There is an external cost to emitting CO2 – this is the stuff of Economics 1. What that cost is, is debateable. What and how much should be done is also debateable. But in a forum where the ‘debate’ rarely rises above the Jo Nova ‘CO2 is plant food’ level, why would anyone bother?

  22. Pyrmonter

    @ Terry

    We have been left with a RET because the ‘A-Team’ of Abbott, Credlin etc, couldn’t find a way to package a message into three words. And then spent months sledging the NEG, which would have repealed it.

  23. Leo G

    Effectively we’ve (ALP) based our policies on two principles, both of which are rock solid. The first is follow the science to set emissions targets, and the second is to provide a framework and allow businesses to make decisions within that.

    Burke is claiming that the two basic assumptions of the ALP policies are (1) emission targets must be set and (2) Regulate business to comply.
    How very scientific.

  24. Fang

    When/if a dirty big rock travelling at 100,000km/hr decides to take a trajectory path through Earths path! I hope it impacts Canberra first! Quick, Clean and we won’t gave to worry about any clean up!

  25. Fang

    When/if a dirty big rock travelling at 100,000km/hr decides to take a trajectory path through Earths path! I hope it impacts Canberra first! Quick, Clean and we won’t have to worry about any clean up!

  26. Rohan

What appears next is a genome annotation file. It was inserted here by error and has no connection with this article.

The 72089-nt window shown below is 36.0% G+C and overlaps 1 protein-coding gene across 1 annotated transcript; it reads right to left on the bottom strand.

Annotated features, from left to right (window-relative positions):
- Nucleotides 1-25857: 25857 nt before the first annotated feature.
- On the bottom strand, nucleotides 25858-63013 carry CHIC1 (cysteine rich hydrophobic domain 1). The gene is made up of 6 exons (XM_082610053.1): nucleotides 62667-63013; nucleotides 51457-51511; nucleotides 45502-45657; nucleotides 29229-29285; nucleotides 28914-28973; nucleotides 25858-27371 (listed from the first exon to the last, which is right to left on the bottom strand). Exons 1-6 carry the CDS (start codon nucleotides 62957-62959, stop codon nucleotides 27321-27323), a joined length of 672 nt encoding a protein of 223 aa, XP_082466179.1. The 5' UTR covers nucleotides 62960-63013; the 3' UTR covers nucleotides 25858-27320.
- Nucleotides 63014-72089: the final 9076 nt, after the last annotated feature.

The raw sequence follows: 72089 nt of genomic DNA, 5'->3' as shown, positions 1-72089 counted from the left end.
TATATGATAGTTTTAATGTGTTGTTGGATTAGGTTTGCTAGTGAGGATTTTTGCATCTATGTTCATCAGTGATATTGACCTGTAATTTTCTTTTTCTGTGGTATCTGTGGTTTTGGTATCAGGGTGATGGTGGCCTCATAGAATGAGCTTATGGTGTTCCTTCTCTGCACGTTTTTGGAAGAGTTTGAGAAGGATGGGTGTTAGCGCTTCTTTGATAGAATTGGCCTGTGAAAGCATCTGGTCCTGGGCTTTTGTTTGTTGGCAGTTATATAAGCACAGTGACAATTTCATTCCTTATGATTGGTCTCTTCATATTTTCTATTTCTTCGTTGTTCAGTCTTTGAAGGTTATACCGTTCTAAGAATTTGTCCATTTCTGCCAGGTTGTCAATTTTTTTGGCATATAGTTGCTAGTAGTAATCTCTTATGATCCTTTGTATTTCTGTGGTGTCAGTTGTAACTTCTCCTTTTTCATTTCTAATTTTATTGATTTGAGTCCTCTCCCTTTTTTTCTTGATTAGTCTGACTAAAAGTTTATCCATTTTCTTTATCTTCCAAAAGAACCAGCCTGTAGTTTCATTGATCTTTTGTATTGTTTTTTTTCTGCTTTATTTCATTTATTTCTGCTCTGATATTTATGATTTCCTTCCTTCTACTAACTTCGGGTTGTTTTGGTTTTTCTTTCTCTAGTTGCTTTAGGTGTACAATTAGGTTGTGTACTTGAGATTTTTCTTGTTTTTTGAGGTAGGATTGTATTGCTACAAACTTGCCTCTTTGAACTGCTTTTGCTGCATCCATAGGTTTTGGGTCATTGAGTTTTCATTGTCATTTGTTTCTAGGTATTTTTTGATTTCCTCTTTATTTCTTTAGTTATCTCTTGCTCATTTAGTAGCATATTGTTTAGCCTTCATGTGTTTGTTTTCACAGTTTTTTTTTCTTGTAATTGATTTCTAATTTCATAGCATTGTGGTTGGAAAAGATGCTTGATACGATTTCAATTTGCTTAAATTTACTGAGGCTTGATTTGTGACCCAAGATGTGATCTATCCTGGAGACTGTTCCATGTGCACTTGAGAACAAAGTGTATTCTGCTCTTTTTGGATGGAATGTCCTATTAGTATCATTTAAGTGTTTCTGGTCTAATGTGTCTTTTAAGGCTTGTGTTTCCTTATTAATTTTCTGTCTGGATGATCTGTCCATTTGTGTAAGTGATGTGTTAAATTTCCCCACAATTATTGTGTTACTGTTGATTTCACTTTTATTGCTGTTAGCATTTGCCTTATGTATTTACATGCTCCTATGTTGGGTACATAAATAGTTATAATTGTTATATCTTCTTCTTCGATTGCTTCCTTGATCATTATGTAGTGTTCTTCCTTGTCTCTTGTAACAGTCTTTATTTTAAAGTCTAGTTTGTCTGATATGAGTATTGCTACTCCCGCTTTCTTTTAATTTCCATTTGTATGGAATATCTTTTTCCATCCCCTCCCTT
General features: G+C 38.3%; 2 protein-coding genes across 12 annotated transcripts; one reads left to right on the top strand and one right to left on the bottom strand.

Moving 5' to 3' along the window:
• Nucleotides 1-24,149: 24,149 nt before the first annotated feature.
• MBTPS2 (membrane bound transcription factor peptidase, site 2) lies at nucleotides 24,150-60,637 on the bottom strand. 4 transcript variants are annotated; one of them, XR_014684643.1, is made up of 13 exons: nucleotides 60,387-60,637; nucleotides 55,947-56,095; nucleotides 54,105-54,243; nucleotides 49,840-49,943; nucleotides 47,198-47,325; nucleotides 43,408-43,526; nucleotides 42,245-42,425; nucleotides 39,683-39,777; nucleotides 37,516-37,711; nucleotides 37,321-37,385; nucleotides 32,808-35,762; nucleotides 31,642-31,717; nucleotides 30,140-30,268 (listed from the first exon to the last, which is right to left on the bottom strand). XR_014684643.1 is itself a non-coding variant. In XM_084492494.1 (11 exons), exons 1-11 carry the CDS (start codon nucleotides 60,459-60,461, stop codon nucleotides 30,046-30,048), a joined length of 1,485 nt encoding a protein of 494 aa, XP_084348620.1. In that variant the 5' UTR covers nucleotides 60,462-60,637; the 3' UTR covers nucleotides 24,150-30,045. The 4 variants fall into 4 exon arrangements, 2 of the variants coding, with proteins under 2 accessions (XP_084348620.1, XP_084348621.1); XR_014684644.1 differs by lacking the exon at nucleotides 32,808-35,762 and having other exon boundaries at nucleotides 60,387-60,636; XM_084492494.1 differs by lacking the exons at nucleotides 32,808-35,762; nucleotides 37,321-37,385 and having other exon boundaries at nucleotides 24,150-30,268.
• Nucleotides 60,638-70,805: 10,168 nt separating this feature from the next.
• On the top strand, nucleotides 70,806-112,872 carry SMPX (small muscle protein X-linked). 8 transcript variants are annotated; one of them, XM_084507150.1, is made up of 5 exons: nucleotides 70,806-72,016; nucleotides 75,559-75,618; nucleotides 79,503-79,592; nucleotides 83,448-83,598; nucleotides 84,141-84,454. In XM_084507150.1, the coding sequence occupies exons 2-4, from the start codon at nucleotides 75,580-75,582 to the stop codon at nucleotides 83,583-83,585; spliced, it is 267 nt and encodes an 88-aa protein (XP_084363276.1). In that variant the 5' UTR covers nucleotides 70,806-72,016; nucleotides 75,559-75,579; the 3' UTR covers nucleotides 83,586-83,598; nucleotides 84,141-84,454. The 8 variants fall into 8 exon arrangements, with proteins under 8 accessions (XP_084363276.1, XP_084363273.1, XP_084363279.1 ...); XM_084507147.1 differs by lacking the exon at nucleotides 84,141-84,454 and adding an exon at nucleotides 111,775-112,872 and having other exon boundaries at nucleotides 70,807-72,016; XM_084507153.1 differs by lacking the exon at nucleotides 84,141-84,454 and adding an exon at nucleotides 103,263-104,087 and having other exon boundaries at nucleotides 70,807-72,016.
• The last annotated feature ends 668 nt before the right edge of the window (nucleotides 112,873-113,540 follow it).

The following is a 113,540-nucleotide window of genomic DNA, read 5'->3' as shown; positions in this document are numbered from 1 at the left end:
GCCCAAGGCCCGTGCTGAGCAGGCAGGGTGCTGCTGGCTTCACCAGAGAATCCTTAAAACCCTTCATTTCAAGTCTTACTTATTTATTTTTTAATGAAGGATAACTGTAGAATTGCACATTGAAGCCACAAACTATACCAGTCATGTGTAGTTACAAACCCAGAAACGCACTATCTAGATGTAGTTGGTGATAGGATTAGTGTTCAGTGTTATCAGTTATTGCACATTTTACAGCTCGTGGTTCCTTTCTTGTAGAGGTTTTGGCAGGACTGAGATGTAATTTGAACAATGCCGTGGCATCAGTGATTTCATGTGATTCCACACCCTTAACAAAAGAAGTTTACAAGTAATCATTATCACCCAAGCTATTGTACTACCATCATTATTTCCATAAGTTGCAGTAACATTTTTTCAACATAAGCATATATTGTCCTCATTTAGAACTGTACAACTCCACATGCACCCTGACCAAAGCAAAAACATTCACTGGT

Peter Garrett knew this – “When we get in we’ll just change it all”.

    And lets not forget that Lurch resided over a program that killed 7 people that we know about, burned down around 200 homes and single handedly decimated an industry which still hasn’t recovered 10 years later. This financial destruction of a once vibrant industry, by a know-nothing Marxist clown with a penchant for atrocious virtue signalling singing-spaz-dancing, has resulted in a spate of suicides by bankrupt business owners in Victoria alone.

  27. Rohan

    Has everybody forgotten that the Dastardly Dan Andrews government of Victoriastan has effectively banned the search for, and extraction of, new gas supplies? That’s policy intervention to artificially restrict the search for alternative lower-cost energy and distort the market.

    Nope, you beat me to it John A. This is the culmination of systemic government interference by cretins that have zero knowledge of anything outside a law or political science degree or unionised shop. Both the LNP and ALP at both state and federal levels. There’s what, 1 scientist or engineer or manufacturing business owner in total elected at either state or federal level in the whole country?